I spoke with a pastor the other day who is dropping the livestream broadcast of his Sunday worship. He was frustrated (and probably a little embarrassed) that only 10-15 people were watching, so he felt like it wasn’t worth the trouble. Let me tell you why that completely misses the point of livestreaming:

What if those 10-15 people actually showed up and visited the church on a Sunday?

The pastor would be thrilled. He would pull out all the stops to make them feel welcome, enjoy the service, and hopefully come back again.

So why aren’t we as thrilled when we have 10-15 watching online?

We live in a world today where many people want to start the relationship by watching at a distance. Still more can’t physically show up on Sunday due to travel, illness, disability, or something else. So why not make them feel just as welcome as those who actually show up?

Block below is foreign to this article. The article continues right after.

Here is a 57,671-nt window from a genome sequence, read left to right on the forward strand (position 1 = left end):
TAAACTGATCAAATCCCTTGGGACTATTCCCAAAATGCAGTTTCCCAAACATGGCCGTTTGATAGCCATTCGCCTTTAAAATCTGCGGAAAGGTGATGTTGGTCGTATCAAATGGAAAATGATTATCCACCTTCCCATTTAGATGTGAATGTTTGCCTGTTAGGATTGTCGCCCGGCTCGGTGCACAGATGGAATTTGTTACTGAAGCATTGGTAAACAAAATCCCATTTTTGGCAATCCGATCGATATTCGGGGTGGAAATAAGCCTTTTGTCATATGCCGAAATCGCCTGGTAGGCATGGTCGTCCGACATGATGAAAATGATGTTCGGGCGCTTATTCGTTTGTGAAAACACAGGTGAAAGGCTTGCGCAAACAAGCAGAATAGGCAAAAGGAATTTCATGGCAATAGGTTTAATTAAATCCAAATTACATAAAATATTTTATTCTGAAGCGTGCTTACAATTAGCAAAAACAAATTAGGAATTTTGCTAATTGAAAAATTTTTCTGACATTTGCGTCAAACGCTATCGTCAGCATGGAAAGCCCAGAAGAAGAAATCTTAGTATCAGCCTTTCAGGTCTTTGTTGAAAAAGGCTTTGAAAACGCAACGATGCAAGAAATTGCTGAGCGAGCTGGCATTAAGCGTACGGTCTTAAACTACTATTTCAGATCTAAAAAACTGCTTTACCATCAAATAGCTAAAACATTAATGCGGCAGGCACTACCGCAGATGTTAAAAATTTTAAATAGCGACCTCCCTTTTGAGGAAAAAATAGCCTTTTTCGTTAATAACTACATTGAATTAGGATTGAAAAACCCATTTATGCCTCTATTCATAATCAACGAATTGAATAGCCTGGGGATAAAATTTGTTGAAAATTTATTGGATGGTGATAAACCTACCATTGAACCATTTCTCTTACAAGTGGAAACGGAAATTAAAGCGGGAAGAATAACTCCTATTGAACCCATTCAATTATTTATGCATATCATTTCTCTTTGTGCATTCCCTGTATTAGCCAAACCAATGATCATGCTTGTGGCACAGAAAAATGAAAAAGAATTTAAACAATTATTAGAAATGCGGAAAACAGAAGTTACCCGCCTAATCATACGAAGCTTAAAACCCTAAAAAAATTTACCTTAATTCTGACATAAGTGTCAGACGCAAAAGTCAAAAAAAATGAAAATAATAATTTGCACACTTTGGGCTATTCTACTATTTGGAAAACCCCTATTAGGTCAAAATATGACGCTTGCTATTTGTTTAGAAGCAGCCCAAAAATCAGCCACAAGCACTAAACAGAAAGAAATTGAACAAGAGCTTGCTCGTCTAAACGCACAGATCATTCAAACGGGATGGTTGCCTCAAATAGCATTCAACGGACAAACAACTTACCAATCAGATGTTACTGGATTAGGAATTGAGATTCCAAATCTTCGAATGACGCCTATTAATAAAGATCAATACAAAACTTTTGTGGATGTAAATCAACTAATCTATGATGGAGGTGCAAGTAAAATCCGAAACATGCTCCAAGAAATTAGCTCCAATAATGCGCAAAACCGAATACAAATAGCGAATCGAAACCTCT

In a perfect world, everyone would come, be part of the fellowship, worship together, and grow as disciples. But in today’s world, the reality is that won’t happen. But on the positive side, digital technology has given us incredible tools for welcoming far more into the service than you can ever see from the pulpit.

And who knows where it could grow? I met a pastor in the Midwest who takes his livestream very seriously and really works it. As a result, although he has 700 in his actual service on Sunday, 10,000 are watching online.

Don’t worry as much about starting small. Every life you touch with the message of Jesus is worth the effort.


Phil Cooke, Ph.D. is a producer and media consultant to churches and ministries across the country. His latest book is “The Way Back: How Christians Blew Their Credibility and How We Get It Back.” Find out more at www.philcooke.com.

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